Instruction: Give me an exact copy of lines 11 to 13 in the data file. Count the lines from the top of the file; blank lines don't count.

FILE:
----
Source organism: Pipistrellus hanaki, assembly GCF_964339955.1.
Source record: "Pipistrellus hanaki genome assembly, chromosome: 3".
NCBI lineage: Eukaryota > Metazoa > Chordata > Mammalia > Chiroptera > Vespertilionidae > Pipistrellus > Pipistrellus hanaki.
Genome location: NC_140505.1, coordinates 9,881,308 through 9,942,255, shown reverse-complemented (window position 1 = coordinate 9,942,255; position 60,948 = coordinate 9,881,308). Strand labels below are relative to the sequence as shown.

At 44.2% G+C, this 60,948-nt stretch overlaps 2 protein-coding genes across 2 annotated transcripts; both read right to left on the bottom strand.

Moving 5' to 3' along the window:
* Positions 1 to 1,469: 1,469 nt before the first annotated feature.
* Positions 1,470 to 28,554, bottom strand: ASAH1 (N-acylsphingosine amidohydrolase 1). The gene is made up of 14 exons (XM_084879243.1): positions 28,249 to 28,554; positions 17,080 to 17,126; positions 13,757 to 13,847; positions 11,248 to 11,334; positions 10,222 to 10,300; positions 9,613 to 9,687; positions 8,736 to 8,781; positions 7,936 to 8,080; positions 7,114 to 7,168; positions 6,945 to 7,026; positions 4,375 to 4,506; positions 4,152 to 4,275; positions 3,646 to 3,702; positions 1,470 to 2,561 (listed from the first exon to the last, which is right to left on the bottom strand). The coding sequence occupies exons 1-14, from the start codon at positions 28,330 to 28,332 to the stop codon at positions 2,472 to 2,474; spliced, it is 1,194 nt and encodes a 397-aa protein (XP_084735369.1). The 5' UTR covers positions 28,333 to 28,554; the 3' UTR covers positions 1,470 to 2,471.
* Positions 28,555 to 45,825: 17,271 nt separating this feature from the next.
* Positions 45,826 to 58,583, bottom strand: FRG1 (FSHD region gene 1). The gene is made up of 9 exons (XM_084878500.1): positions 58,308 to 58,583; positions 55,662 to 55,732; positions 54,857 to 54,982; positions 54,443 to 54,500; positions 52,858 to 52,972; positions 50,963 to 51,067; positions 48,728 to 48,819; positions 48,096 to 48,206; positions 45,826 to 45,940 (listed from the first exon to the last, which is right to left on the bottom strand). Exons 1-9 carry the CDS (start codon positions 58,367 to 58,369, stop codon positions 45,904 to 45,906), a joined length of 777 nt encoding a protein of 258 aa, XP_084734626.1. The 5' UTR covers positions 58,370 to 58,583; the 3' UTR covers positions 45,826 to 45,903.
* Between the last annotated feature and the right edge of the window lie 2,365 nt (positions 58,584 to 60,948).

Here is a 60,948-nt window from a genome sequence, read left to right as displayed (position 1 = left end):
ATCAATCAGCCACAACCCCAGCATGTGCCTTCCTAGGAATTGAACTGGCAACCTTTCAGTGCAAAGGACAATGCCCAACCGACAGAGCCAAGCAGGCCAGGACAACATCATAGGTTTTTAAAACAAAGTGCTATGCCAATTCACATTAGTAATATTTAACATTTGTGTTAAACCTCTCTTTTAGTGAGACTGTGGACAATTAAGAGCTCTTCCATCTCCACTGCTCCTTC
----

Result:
* Between the last annotated feature and the right edge of the window lie 2,365 nt (positions 58,584 to 60,948).

Here is a 60,948-nt window from a genome sequence, read left to right as displayed (position 1 = left end):
ATCAATCAGCCACAACCCCAGCATGTGCCTTCCTAGGAATTGAACTGGCAACCTTTCAGTGCAAAGGACAATGCCCAACCGACAGAGCCAAGCAGGCCAGGACAACATCATAGGTTTTTAAAACAAAGTGCTATGCCAATTCACATTAGTAATATTTAACATTTGTGTTAAACCTCTCTTTTAGTGAGACTGTGGACAATTAAGAGCTCTTCCATCTCCACTGCTCCTTC